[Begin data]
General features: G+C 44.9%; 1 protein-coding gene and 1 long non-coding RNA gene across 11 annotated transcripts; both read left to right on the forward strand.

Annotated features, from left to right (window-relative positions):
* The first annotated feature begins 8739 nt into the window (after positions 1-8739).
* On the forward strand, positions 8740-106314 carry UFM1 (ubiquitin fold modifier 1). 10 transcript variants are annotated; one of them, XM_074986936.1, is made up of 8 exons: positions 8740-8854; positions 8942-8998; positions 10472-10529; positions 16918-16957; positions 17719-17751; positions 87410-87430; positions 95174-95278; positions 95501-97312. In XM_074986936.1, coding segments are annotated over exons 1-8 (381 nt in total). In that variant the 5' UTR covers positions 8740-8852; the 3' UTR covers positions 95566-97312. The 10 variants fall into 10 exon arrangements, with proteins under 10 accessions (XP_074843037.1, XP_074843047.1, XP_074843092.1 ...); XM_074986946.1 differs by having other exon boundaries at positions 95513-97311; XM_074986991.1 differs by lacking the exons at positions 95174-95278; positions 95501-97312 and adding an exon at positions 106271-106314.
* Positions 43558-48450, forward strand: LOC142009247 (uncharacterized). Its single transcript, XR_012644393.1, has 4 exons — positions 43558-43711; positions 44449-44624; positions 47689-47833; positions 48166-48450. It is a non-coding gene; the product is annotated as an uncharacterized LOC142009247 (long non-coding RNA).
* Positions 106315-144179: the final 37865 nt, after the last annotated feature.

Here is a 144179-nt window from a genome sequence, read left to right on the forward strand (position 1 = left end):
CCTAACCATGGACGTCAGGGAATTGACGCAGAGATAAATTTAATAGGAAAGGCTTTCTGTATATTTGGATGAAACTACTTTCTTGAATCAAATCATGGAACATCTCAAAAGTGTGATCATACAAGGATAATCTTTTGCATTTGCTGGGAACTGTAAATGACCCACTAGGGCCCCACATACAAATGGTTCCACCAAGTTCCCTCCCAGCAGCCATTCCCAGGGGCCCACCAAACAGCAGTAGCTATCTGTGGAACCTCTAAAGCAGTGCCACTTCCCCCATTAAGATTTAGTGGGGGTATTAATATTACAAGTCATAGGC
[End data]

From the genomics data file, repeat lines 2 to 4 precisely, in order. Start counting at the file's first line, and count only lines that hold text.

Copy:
Annotated features, from left to right (window-relative positions):
* The first annotated feature begins 8739 nt into the window (after positions 1-8739).
* On the forward strand, positions 8740-106314 carry UFM1 (ubiquitin fold modifier 1). 10 transcript variants are annotated; one of them, XM_074986936.1, is made up of 8 exons: positions 8740-8854; positions 8942-8998; positions 10472-10529; positions 16918-16957; positions 17719-17751; positions 87410-87430; positions 95174-95278; positions 95501-97312. In XM_074986936.1, coding segments are annotated over exons 1-8 (381 nt in total). In that variant the 5' UTR covers positions 8740-8852; the 3' UTR covers positions 95566-97312. The 10 variants fall into 10 exon arrangements, with proteins under 10 accessions (XP_074843037.1, XP_074843047.1, XP_074843092.1 ...); XM_074986946.1 differs by having other exon boundaries at positions 95513-97311; XM_074986991.1 differs by lacking the exons at positions 95174-95278; positions 95501-97312 and adding an exon at positions 106271-106314.